Is Facebook advertising and marketing worth while?


Before I explore the subject of Facebook, I would like to share a few news items I think you’ll enjoy. Here Lies Love had a nice feature on Everything Books and Authors. I would like to express my thanks to Toni for sharing the info – she really is great! You can read the feature here.

Here Lies Love is also featured on Books Go Social, where you can read the very first page of the book to see whether or not you would enjoy it along with the links on where you can purchase the ebook.

I was so pleased to read a new 5* review too on the Amazon UK site. It said:

“This is a darker tale than I’m used to reading and an older audience than traditional YA, but that didn’t detract from the wonderful details of the setting and the compelling plight of protagonist, Abbey, whose world is fast caving in on her. While themes of revenge are plentiful and redemption seems like a very distant prospect in this world, the reader still wants Abbey to find some for herself and is rooting for her all the way through, even when the path she chooses seems a very bleak one.”

Which leads me on to the Flash Sale over on Amazon. On the UK site you can get the ebook for just 99p. Yes, 99p – that’s less than a cup of coffee, less than a magazine! With the great review above, what better to reason to add this to your kindle now before it returns to full price!

Flash Sale 99p

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Is Facebook advertising and marketing worth while?

FB logoYou can’t deny that Facebook has seemingly taken over the world in recent years. As a professional businessman or sole trader looking to target individual shoppers, Facebook offers a range of services to et your adverts or ‘boosted posts’ to the type of people who would be interested in what you have to offer.

I have used Facebook’s adverts before actually. They sent me a £25 coupon to use towards an advert campaign, and I thought – why not? It won’t cost me anything if I set my limit to the £25 they gave me for free. I used it to promote my Author Facebook Page in the hope that new readers would ‘like’ the page and therefore as a result grow my readership. For a two day campaign, I was so very pleased with the result. I gained an extra 60 ‘likes’ and for free, too!

However my enormous ear-to-ear smile slowly, but surely disappeared as day by day after the advert had finished, I started to lose ‘likes’. At first I thought that it was realistic to expect readers, or should that be facebookers? to ‘unlike’ me. I later learned the truth.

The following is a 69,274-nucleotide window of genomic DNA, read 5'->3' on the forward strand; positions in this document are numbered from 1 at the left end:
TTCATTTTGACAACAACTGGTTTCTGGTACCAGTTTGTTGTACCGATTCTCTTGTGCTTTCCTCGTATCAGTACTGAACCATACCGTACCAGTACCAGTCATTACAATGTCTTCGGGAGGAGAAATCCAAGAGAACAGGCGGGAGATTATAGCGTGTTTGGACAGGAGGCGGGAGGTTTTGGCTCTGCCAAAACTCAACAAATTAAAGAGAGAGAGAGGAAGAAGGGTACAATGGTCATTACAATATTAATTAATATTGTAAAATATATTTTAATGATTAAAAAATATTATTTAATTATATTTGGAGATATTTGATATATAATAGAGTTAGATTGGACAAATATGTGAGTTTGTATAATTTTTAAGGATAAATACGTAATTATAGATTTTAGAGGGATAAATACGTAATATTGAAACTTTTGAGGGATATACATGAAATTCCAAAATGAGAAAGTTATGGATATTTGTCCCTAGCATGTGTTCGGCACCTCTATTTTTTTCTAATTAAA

When a genuine, real life person ‘likes’ your page, their name and profile appear in your ‘likes’ section – namely when you press on. I’ve come to learn (by talking to fellow authors and business owners with Facebook pages) that Facebook fabricate likes. These don’t show up with the rest of the likers. Now for legal reasons I have to state that I don’t have evidence of this and cannot prove this to be the case. It is just my opinion.

Move on to my most recent campaign. It was a ‘Post Boost’. I posted that I was having a flash sale on Here Lies Love – just 99p on Amazon. Love dystopian fiction? Dark stories of revenge? And then continued to include the link.

Now if you’ve ever used the facebook promotion services, you can target a specific kind of audience. I specifically chose people in the UK only, who loved books, dystopian fiction, horror fiction and new-adult fiction. I was sure this would at least attract some attention and possibly give me a nice sales boost. Sadly, I was disappointed.

The charge for this was £24. And Facebook tells me the post was seen by over 35,000 people. And yet, when I checked my kindle sales for the 24 hours the post ran for, I sold a whopping one copy! Now of course, some of those 35,000 people may not have liked the sound of my book. Some may not be able to spare £0.99 until pay day or some later date. But surely, ten, twenty, thirty, fifty people may have taken the chance?

FB marketing

I’m sure Facebook has its place in the marketing world. To get substantial increases in your book sales possibly isn’t one of them. I’ve got to admit that I was disappointed by the results. I don’t think I will be using Facebook again any time soon.

Or maybe I’ve done it wrong? Have you had any successful Facebook stories?

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2 thoughts on “Is Facebook advertising and marketing worth while?

  1. I’ve never advertised on FB for the reasons you have put above, Dan. I think the ‘likes’ are bogus and they don’t lead to sales. You probably got more interest in your book from the story in your local newspaper. I’m not much help, am I? LOL 😉

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